• Backpackers, hikers and campers who drink untreated, unfiltered water
  • Swimmers who swallow water in pools, lakes and rivers
  • People who drink water from shallow, unprotected wells


Complications of cryptosporidium infection include:

  • Malnutrition resulting from poor absorption of nutrients from your intestinal tract
  • Severe dehydration
  • Significant weight loss
  • Inflammation of the passage between your liver, gallbladder and small intestine (bile duct)
  • Inflammation of your gallbladder, liver or pancreas

Cryptosporidium infection isn't life-threatening. However, if you've had a transplant or if you have a weakened immune system, developing complications can be dangerous.


Cryptosporidium infection is contagious, so take precautions to avoid spreading the parasite to other people. There's no vaccine to prevent a cryptosporidium infection.

To help prevent cryptosporidium infection:

  • Practice good hygiene. Wash your hands for at least 20 seconds with soap and water after using the toilet and changing diapers, and before and after eating. Alcohol-based hand sanitizers don't kill the germs that cause cryptosporidium infection.
  • Thoroughly wash with uncontaminated water all fruits and vegetables that you will eat raw, and avoid eating food you suspect could be contaminated. If you're traveling in a developing country, avoid uncooked foods.
  • Purify drinking water if you have a weakened immune system or are traveling in an area with a high risk of infection. Methods include boiling — at least one minute at a rolling boil — or filtering, although filtering might not be as effective as boiling.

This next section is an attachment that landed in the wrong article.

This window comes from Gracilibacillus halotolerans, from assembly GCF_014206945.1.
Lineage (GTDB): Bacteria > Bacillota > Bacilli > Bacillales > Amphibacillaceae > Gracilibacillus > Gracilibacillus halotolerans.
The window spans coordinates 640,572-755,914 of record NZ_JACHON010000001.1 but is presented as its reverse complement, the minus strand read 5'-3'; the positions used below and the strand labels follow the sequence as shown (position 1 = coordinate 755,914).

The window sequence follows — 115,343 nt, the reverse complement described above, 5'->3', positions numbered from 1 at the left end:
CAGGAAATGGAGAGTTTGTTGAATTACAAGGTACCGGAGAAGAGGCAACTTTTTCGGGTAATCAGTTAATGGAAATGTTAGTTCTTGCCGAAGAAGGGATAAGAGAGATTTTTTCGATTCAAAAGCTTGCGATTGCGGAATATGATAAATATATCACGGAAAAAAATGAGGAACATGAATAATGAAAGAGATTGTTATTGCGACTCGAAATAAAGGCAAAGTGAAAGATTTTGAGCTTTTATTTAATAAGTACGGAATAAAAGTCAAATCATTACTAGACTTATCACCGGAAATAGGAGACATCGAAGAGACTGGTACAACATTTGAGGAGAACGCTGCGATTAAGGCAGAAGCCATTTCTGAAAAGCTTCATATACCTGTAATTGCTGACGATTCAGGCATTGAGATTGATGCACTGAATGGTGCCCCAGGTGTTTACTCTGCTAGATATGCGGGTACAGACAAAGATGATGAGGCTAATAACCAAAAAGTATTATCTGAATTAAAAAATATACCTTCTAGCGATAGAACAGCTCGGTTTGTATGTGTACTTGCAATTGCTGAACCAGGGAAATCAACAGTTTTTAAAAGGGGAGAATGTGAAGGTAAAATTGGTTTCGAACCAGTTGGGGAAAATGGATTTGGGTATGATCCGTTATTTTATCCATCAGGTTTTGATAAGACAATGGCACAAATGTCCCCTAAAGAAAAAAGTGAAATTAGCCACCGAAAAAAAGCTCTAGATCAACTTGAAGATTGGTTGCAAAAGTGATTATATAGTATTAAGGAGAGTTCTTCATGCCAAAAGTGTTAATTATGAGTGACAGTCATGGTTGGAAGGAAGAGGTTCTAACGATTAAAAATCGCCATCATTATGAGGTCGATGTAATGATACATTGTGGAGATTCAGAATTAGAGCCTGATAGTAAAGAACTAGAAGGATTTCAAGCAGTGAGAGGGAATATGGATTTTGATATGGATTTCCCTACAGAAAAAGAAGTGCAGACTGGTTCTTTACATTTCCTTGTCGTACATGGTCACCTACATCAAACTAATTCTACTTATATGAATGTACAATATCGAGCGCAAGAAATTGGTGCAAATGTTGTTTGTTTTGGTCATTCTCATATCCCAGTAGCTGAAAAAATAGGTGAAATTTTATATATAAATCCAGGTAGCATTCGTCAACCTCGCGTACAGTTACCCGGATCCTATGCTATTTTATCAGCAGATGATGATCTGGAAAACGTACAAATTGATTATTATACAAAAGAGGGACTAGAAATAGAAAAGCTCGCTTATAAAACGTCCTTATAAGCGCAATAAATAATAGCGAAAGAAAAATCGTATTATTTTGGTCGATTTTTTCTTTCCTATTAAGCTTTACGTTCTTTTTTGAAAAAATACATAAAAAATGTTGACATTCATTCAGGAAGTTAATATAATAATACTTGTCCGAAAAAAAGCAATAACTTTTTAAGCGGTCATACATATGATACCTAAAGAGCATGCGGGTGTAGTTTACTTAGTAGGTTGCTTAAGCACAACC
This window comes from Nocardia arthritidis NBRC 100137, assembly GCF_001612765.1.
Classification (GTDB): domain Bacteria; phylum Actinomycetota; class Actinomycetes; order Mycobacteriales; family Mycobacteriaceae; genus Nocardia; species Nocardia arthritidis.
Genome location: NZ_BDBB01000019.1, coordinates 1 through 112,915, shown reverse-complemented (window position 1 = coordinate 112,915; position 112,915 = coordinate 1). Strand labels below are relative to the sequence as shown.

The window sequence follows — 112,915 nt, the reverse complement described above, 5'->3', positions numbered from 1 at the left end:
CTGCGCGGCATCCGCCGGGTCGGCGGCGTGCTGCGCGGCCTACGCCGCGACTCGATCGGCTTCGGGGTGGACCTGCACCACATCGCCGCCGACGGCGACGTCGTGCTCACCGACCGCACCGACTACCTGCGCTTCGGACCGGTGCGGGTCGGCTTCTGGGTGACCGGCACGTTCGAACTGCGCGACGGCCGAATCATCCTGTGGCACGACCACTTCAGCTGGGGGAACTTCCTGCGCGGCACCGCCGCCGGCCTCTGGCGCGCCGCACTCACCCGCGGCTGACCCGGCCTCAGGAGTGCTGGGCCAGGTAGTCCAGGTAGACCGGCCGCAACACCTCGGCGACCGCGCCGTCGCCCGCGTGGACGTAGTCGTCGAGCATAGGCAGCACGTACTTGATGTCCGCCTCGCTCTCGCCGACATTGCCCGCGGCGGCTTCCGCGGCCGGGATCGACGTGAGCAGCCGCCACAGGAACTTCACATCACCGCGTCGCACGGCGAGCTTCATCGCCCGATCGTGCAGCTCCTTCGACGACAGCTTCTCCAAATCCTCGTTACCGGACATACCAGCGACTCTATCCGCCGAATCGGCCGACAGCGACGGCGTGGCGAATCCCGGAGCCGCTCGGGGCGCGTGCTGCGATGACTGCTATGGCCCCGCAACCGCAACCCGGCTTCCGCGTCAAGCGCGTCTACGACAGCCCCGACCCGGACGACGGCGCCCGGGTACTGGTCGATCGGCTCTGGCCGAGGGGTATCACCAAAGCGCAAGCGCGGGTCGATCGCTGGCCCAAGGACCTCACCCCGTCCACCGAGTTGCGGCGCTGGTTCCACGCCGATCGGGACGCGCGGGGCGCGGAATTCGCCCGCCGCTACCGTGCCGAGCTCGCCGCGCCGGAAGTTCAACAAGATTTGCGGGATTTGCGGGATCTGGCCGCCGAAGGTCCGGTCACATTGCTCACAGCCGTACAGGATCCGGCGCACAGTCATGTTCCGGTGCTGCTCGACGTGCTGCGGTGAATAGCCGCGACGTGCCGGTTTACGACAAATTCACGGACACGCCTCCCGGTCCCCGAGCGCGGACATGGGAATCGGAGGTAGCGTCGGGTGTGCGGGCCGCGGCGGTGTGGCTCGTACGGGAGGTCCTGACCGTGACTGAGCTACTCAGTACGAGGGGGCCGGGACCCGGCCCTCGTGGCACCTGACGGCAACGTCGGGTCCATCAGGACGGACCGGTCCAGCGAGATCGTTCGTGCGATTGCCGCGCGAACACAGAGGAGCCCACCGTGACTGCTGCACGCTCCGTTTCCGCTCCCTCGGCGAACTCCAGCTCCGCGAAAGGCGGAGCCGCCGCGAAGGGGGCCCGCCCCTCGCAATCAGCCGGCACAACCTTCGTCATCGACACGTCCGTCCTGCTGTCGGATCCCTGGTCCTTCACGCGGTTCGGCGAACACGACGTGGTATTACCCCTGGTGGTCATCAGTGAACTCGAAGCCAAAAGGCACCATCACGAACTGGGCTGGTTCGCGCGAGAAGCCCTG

Be sure to use a filter that meets the NSF International standard 53 or 58 requirements for cyst and oocyst reduction. You'll need a separate water filter for bacteria and viruses.

  • Avoid fecal exposure during sexual activity.

Always avoid swimming when you have diarrhea. If you know you've had a cryptosporidium infection, don't go swimming for at least two weeks after your symptoms go away because you can still be contagious.

Dec. 12, 2019
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  2. Parasites — Cryptosporidium (also known as "crypto"). General information for the public. Centers for Disease Control and Prevention. https://www.cdc.gov/parasites/crypto/general-info.html. Accessed Oct. 29, 2019.
  3. Cryptosporidiosis. Merck Manual Professional Version. https://www.merckmanuals.com/professional/infectious-diseases/intestinal-protozoa-and-microsporidia/cryptosporidiosis?query=cryptosporidiosis. Accessed Oct. 29, 2019.
  4. Pielok L, et al. Massive cryptosporidium infections and diarrhea in HIV-negative patients. Parasitology Research. 2019; doi:10.007/s00436-019-06302-0.
  5. Parasites — Cryptosporidium (also known as "crypto"). Prevention & control — General public. Centers for Disease Control and Prevention. https://www.cdc.gov/parasites/crypto/gen_info/prevention-general-public.html. Accessed Oct. 29, 2019.
  6. Leder K, et al. Treatment and prevention of cryptosporidiosis. https://www.uptodate.com/contents/search. Accessed Oct. 29, 2019.